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Paula Abdul dances — and designs — in return to Las Vegas Strip

Paula Abdul makes a few references to her age of 57 in her new “Forever Your Girl” residency production at Flamingo Las Vegas. In a moment likely to rattle her longtime fans, she refers to “hot flashes,” and rolls out video highlights from the 1980s on VHS tape.

Abdul doesn’t look her age, to bow to a showbiz cliche. Maybe 20 years younger, if that. She opens with a stage dive into the arms of her crack dance team, the same move that electrified the crowd at the Billboard Music Awards show at MGM Grand Garden Arena in May.

She speaks with a youthful enthusiasm when recalling her days on “American Idol,” dealing with the British accent of Simon Cowell attempting to throw her off her game during the groundbreaking contest show. Between numbers in which she shows off her energy and agility, she talks of essentially fooling the Laker Girls judges during auditions — changing her outfit and her hairstyle twice to continue her tryout — to finally win a spot on the famous NBA dance team.

But away from the stage, Abdul speaks with a maturity of an entertainment vet who has spent nearly her entire adult life on stage.

Asked during a Q&A Friday afternoon on the Donny & Marie Showroom stage what advice she would give her teenage self, Abdul said, “Don’t be afraid to be more assertive with saying no. This business can make you feel like you will never work again. When everything was happening for me in the beginning, it was pretty overwhelming. I would say, ‘Yes, yes,’ and my quality of life would suffer, because I would not be able to spend time with my family, go on family vacations.

“I had such responsibilities as a young girl, things that don’t happen for young girls.”

Abdul’s show plays out as a series of dance numbers that connect her own extensive narration from the stage. She recalls the night in 1992 when she was aboard a seven-seat plane that crash landed after a show in St. Louis, leaving her with knee and head injuries. That incident makes her dance performances through “Cold Hearted,” Opposites Attract,” “Straight Up” and the show’s title number, even more impressive.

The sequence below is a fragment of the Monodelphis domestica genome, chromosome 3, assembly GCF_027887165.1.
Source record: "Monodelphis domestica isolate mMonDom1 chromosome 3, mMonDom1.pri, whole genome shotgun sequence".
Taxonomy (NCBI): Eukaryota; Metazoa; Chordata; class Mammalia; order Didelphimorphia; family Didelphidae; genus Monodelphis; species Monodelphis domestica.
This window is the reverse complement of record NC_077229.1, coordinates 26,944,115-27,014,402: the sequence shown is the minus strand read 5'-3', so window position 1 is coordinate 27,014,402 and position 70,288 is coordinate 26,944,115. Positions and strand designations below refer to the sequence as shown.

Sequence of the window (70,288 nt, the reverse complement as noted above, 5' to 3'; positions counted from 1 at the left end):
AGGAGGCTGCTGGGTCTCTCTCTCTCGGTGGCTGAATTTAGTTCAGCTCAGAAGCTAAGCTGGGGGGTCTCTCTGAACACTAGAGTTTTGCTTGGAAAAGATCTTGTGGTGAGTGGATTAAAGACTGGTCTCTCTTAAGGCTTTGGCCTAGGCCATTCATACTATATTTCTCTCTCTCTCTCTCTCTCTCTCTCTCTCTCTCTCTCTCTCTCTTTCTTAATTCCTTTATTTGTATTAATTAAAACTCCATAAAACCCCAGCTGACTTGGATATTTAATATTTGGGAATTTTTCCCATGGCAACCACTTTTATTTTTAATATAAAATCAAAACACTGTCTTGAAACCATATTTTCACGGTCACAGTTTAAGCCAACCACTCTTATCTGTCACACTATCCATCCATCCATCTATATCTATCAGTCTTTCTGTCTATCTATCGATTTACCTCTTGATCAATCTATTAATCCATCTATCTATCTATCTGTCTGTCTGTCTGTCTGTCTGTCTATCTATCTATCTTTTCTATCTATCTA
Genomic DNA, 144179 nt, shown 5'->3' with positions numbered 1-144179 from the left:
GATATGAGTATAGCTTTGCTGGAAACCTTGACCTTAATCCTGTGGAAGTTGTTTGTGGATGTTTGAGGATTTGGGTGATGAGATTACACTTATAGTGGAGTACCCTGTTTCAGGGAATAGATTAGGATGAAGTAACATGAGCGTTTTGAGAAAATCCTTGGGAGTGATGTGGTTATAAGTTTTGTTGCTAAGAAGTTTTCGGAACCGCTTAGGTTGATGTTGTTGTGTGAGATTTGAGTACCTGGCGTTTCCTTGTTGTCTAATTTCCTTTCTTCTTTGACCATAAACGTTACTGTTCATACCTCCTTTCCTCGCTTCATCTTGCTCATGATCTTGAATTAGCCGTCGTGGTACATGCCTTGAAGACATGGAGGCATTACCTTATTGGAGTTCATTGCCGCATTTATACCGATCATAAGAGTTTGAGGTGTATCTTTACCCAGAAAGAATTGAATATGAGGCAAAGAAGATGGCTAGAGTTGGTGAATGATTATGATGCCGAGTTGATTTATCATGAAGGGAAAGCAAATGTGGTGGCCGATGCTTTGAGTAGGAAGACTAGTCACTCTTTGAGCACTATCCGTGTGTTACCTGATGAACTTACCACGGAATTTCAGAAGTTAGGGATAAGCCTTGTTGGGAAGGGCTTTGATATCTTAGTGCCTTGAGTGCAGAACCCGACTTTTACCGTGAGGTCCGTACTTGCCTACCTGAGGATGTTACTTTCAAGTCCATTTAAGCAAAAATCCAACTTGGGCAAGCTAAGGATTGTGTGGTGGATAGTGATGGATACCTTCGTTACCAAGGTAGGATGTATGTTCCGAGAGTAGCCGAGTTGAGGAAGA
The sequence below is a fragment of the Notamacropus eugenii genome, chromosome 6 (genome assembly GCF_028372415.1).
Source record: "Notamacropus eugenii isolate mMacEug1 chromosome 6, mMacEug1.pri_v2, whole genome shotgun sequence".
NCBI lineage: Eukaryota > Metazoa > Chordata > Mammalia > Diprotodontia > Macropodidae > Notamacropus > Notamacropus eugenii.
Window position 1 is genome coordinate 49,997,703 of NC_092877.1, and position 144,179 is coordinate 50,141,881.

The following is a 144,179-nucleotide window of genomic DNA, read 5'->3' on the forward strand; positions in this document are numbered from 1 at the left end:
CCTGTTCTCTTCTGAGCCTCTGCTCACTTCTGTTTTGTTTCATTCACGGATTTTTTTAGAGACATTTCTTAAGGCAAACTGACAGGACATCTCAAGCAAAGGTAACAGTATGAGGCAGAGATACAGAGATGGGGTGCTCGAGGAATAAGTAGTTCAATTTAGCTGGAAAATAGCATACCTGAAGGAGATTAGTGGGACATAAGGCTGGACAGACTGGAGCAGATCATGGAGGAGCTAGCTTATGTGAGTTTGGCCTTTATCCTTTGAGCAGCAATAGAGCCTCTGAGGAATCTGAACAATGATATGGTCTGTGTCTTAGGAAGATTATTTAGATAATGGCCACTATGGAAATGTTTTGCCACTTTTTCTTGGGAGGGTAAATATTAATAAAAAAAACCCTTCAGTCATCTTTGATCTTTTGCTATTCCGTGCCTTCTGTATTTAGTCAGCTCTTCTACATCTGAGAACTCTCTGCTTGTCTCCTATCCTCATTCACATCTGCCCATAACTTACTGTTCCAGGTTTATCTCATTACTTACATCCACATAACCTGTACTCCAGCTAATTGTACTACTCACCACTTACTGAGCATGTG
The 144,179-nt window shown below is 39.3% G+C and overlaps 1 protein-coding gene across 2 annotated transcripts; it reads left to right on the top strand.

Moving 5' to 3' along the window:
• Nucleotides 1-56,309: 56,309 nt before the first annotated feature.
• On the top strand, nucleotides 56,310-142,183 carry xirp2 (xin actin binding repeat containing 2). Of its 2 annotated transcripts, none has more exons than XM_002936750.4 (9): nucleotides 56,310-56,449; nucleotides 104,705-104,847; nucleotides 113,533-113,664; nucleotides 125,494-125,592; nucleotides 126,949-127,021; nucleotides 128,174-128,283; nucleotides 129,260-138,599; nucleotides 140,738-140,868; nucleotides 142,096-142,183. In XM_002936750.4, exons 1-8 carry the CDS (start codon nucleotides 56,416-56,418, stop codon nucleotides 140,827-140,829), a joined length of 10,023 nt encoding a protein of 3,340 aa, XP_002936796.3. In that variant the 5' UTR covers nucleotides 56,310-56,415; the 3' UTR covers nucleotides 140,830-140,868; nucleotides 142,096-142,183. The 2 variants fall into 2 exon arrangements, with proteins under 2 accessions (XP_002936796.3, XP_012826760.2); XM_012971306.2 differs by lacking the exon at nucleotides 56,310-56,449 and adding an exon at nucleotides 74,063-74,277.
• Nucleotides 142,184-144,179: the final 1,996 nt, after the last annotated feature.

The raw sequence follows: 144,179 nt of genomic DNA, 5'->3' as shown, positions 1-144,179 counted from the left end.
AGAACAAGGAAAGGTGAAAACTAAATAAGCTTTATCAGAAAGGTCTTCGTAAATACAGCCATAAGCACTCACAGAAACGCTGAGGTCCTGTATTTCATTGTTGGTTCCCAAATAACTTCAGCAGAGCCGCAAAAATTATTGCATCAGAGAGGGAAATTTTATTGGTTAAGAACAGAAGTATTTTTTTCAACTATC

Abdul offers a change-of-pace highlight, describing the art of building a show while seated onstage and dancing in place to her own narrative, with her dance team positioned behind her. She calls off the soup-to-nuts process, even stating that, “I have to do a budget — this chair costs $200, and it’s not even comfortable!” to convey challenges an audience doesn’t often see.

“I wanted to talk about what you’re going to actually see tonight,” Abdul says. “It’s about what goes into making a show, what it takes to put a production together … the hardest thing about that number is there is no music, and all the dancers have to go off whatever cadence I have, and if I mess up they have to hold on until I figure out what’s going on (laughs).”

Even with extensive stage production — especially a wall-to-wall LED screen at the back of the stage — Abdul seizes organic moments. She begins the show not as a dancer, but as a choreographer, calling directives to her dancers from a platform at the side of the stage.

“It’s trickier for me now for me to choreograph myself to do what I used to do,” Abdul says. “I’ll always have a love for choreography … I will always be a visionary, I will always have that going for me, my creative mind.”

The show’s large-scale production feels as if it’s built for a larger venue, but Abdul is not thinking about evolving the show (which runs through Jan. 4) just yet.

“I want to put my heart into everything I do, and try not to have attachments to the outcome,” she says. “I used to think, ‘If I put the hard work in, it should have turned out like this.’ Now, if I just put my heart into it and let it go, I don’t have regrets.”

Cool Hang Alert

You know what hops? Carnival Court between Harrah’s and Linq Hotel. The top-40, dance and rock act Mr. $ Mrs. Smith are in rotation at the no-cover party annex, performing next at 8 p.m. Sunday. Lyssa Baker, Sham Lewis, Aaron Fuller, Scott Teeple and Mario Basner throw it down after sundown. Grooving is not mandatory, but it is encouraged.

John Katsilometes’ column runs daily in the A section. His PodKats podcast can be found at reviewjournal.com/podcasts. Contact him at jkatsilometes@reviewjournal.com. Follow @johnnykats on Twitter, @JohnnyKats1 on Instagram

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